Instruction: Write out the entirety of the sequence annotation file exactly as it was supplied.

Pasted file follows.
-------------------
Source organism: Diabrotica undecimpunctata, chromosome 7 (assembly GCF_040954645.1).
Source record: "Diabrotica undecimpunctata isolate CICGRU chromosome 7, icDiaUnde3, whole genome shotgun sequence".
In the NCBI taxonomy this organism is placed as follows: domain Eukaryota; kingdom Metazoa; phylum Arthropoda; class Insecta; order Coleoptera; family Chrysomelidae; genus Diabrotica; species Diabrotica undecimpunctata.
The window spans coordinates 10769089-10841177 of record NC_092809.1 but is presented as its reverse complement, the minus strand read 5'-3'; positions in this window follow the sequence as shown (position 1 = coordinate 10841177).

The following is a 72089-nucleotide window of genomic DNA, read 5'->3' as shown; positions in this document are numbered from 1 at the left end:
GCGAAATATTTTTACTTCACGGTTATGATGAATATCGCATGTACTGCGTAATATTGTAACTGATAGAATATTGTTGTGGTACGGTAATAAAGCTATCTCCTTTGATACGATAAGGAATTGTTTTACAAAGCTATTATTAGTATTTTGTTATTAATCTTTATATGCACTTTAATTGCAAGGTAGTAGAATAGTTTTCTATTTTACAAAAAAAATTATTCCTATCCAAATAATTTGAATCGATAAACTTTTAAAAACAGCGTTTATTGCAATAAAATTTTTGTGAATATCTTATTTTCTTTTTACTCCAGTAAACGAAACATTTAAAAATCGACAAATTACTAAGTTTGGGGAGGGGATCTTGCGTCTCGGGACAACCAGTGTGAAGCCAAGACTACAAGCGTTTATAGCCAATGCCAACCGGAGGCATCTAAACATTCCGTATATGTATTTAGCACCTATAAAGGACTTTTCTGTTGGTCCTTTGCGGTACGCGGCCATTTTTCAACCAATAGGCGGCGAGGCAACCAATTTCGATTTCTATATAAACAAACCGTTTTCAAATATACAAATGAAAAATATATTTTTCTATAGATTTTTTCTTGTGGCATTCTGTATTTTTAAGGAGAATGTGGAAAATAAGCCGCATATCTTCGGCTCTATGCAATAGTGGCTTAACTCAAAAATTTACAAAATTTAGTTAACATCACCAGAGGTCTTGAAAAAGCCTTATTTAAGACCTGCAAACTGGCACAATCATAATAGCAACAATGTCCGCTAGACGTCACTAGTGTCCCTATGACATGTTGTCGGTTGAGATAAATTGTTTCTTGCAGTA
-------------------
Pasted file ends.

Source organism: Diabrotica undecimpunctata, chromosome 7 (assembly GCF_040954645.1).
Source record: "Diabrotica undecimpunctata isolate CICGRU chromosome 7, icDiaUnde3, whole genome shotgun sequence".
In the NCBI taxonomy this organism is placed as follows: domain Eukaryota; kingdom Metazoa; phylum Arthropoda; class Insecta; order Coleoptera; family Chrysomelidae; genus Diabrotica; species Diabrotica undecimpunctata.
The window spans coordinates 10769089-10841177 of record NC_092809.1 but is presented as its reverse complement, the minus strand read 5'-3'; positions in this window follow the sequence as shown (position 1 = coordinate 10841177).

The following is a 72089-nucleotide window of genomic DNA, read 5'->3' as shown; positions in this document are numbered from 1 at the left end:
GCGAAATATTTTTACTTCACGGTTATGATGAATATCGCATGTACTGCGTAATATTGTAACTGATAGAATATTGTTGTGGTACGGTAATAAAGCTATCTCCTTTGATACGATAAGGAATTGTTTTACAAAGCTATTATTAGTATTTTGTTATTAATCTTTATATGCACTTTAATTGCAAGGTAGTAGAATAGTTTTCTATTTTACAAAAAAAATTATTCCTATCCAAATAATTTGAATCGATAAACTTTTAAAAACAGCGTTTATTGCAATAAAATTTTTGTGAATATCTTATTTTCTTTTTACTCCAGTAAACGAAACATTTAAAAATCGACAAATTACTAAGTTTGGGGAGGGGATCTTGCGTCTCGGGACAACCAGTGTGAAGCCAAGACTACAAGCGTTTATAGCCAATGCCAACCGGAGGCATCTAAACATTCCGTATATGTATTTAGCACCTATAAAGGACTTTTCTGTTGGTCCTTTGCGGTACGCGGCCATTTTTCAACCAATAGGCGGCGAGGCAACCAATTTCGATTTCTATATAAACAAACCGTTTTCAAATATACAAATGAAAAATATATTTTTCTATAGATTTTTTCTTGTGGCATTCTGTATTTTTAAGGAGAATGTGGAAAATAAGCCGCATATCTTCGGCTCTATGCAATAGTGGCTTAACTCAAAAATTTACAAAATTTAGTTAACATCACCAGAGGTCTTGAAAAAGCCTTATTTAAGACCTGCAAACTGGCACAATCATAATAGCAACAATGTCCGCTAGACGTCACTAGTGTCCCTATGACATGTTGTCGGTTGAGATAAATTGTTTCTTGCAGTA